Competing for war speculation gives impetus to the British Morrisons


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Shares in the British supermarket chain Morrisons rose 11% as investors appreciated the possibility of bidding for the company after a third US privately owned company said it was considering an offer

LONDON – Shares of British supermarket chain Morrisons rose 11% on Monday as investors appreciated the possibility of bidding for the company, after a third U.S. investment company said it was considering an offer.

Private equity firm Apollo Global Management said it was “in the preliminary stage of assessing a possible offer for Morrisons” and that a formal approach has not yet been adopted.

“There can be no certainty that any offer will be made, nor in terms of the conditions under which such an offer can be made,” Apollo said in a statement.

The statement comes after the trader said that he agreed to take over 6.3 billion pounds (8.7 billion dollars) from a group of investors led by the company Fortress Investment. When debt is added to that, the offer is worth £ 9.5 billion.

Morrisons’ share price rose more than 11% to about 266 pence on Monday morning on the London Stock Exchange after Apollo’s statement.

The company, which employs around 110,000 people, operates 497 stores and 339 petrol stations across the UK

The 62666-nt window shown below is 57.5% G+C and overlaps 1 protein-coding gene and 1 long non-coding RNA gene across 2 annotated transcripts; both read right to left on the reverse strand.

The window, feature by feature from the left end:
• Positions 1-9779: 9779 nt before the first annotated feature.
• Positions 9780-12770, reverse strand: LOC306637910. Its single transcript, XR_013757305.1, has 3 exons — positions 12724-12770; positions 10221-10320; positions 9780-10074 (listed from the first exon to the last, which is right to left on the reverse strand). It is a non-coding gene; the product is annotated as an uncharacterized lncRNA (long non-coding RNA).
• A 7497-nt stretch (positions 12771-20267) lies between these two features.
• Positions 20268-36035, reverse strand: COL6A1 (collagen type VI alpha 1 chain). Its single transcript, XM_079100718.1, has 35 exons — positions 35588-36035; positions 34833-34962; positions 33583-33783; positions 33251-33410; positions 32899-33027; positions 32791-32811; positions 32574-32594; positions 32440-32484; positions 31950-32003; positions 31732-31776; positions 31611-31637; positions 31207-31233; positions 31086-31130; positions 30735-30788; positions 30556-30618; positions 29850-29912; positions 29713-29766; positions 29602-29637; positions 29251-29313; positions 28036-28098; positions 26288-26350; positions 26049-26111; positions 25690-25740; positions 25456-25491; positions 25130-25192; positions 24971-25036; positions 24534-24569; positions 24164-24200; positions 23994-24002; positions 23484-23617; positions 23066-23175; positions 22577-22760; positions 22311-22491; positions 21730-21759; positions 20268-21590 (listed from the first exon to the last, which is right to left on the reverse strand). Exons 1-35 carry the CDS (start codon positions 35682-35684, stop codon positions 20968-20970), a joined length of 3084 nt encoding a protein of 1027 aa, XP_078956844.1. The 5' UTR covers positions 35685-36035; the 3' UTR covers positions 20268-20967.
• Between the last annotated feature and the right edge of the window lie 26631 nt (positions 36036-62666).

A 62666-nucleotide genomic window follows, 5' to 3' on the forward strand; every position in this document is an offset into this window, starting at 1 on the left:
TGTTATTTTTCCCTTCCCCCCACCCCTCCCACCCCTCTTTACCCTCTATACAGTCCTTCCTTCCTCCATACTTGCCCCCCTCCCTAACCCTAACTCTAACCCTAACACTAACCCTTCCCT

The current share price is higher than estimated from the agreed offer of the firm and its partners, the Canadian Pension Plan Committee and Koch Real Estate Investments. This will see shareholders receive 252 pence per share plus a special dividend of 2 pence.

The deal came nearly two weeks after private joint-stock company Clayton, Dubilier & Rice acceded to £ 5.5bn, which the Morrisons board rejected because it said it had underestimated the company.

Neil Wilson, chief market analyst at Markets.com, said there could be several more offers to a potential “knockout” of about 280 pence a share.

“We have talked quite regularly about the amount of private capital waiting for British companies, which are cheap compared to their peers,” he said.

Private companies usually buy undervalued companies and then look for ways to reduce costs and increase profits before selling them at a profit. It is widely believed that British property is cheaper than it would otherwise be as a result of Britain’s departure from the European Union and the coronavirus pandemic.

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